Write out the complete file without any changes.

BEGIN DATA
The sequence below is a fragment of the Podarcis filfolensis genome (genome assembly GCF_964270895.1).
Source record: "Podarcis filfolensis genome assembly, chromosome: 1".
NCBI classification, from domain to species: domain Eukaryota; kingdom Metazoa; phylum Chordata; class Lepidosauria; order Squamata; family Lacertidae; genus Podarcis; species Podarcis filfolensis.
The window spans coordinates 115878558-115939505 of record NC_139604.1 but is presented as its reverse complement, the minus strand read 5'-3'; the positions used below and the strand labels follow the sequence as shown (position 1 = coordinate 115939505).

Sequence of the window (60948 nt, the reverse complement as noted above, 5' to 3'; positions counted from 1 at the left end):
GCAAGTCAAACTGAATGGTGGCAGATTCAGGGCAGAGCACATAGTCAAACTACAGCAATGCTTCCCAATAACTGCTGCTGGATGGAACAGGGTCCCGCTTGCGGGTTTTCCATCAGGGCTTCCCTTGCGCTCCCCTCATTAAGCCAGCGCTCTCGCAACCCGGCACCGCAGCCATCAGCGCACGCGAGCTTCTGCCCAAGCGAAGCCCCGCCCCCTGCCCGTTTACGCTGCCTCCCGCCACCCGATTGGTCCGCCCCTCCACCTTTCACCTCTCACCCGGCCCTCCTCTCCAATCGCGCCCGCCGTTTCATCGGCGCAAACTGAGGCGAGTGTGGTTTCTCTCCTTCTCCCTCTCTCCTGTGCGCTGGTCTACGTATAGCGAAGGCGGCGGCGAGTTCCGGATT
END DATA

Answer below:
The sequence below is a fragment of the Podarcis filfolensis genome (genome assembly GCF_964270895.1).
Source record: "Podarcis filfolensis genome assembly, chromosome: 1".
NCBI classification, from domain to species: domain Eukaryota; kingdom Metazoa; phylum Chordata; class Lepidosauria; order Squamata; family Lacertidae; genus Podarcis; species Podarcis filfolensis.
The window spans coordinates 115878558-115939505 of record NC_139604.1 but is presented as its reverse complement, the minus strand read 5'-3'; the positions used below and the strand labels follow the sequence as shown (position 1 = coordinate 115939505).

Sequence of the window (60948 nt, the reverse complement as noted above, 5' to 3'; positions counted from 1 at the left end):
GCAAGTCAAACTGAATGGTGGCAGATTCAGGGCAGAGCACATAGTCAAACTACAGCAATGCTTCCCAATAACTGCTGCTGGATGGAACAGGGTCCCGCTTGCGGGTTTTCCATCAGGGCTTCCCTTGCGCTCCCCTCATTAAGCCAGCGCTCTCGCAACCCGGCACCGCAGCCATCAGCGCACGCGAGCTTCTGCCCAAGCGAAGCCCCGCCCCCTGCCCGTTTACGCTGCCTCCCGCCACCCGATTGGTCCGCCCCTCCACCTTTCACCTCTCACCCGGCCCTCCTCTCCAATCGCGCCCGCCGTTTCATCGGCGCAAACTGAGGCGAGTGTGGTTTCTCTCCTTCTCCCTCTCTCCTGTGCGCTGGTCTACGTATAGCGAAGGCGGCGGCGAGTTCCGGATT